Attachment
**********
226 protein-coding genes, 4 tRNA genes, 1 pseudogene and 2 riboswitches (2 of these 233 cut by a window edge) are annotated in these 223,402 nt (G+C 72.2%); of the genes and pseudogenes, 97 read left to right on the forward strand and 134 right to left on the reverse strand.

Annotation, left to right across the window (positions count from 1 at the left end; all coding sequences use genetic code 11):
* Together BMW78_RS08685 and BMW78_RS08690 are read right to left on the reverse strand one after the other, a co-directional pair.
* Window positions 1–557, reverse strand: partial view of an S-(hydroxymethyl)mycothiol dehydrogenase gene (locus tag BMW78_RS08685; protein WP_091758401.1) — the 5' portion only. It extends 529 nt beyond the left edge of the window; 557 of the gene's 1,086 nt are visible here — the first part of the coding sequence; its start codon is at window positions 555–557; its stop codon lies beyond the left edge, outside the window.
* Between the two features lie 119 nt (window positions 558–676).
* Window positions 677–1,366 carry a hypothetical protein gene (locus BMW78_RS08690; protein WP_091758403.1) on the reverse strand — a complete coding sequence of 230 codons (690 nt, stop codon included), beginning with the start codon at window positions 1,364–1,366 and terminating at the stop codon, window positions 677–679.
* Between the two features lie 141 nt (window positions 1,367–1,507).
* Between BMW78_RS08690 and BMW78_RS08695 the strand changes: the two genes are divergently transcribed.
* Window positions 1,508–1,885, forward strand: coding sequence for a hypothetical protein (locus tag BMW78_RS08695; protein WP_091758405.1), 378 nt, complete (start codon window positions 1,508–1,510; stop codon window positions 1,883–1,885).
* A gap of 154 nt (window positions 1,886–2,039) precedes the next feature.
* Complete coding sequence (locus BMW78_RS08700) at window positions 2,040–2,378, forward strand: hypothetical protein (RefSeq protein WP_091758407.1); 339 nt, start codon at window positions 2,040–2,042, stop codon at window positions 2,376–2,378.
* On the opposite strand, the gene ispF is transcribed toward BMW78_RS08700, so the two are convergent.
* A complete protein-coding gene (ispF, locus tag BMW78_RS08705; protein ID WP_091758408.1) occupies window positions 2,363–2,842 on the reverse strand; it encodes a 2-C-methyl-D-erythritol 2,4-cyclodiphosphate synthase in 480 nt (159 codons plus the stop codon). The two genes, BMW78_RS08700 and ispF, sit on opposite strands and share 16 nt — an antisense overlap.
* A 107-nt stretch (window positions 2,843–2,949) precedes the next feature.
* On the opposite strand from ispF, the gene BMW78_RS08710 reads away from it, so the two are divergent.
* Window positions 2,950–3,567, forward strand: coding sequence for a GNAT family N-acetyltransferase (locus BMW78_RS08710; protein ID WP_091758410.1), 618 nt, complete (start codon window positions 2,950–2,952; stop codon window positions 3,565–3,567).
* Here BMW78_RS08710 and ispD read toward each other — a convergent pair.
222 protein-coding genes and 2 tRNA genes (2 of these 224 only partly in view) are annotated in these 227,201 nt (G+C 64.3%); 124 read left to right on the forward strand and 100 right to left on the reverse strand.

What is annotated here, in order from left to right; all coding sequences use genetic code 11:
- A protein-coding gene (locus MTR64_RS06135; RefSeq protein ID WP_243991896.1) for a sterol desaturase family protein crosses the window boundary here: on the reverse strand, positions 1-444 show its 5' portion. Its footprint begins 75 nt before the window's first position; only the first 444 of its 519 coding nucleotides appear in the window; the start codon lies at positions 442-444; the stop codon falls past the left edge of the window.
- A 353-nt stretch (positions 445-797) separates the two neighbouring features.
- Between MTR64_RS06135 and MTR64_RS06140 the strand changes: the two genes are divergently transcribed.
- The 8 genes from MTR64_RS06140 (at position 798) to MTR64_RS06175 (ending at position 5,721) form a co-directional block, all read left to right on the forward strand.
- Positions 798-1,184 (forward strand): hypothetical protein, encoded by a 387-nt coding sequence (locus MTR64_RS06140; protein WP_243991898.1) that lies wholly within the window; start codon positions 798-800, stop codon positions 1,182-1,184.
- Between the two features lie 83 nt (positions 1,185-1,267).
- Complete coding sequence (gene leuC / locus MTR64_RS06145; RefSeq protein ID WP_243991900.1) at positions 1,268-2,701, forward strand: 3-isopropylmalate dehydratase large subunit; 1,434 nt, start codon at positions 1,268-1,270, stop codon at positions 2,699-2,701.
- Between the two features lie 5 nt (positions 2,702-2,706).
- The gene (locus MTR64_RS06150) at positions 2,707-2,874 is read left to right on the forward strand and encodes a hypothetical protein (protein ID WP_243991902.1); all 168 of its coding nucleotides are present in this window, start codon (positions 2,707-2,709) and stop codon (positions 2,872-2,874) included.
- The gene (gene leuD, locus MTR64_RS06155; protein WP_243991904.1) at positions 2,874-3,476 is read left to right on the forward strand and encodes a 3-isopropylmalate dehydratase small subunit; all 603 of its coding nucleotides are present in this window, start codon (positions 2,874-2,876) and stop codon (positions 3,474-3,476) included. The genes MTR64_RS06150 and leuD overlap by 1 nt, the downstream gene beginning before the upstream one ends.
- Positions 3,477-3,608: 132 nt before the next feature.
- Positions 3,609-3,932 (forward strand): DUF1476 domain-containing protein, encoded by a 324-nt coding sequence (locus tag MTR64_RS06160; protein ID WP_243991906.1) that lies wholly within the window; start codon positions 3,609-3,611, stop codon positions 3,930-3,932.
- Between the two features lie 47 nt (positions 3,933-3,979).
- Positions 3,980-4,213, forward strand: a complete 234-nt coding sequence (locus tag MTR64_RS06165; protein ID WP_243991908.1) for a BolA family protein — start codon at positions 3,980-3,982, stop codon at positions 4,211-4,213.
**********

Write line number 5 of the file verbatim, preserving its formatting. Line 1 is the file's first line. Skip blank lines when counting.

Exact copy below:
* Between the two features lie 119 nt (window positions 558–676).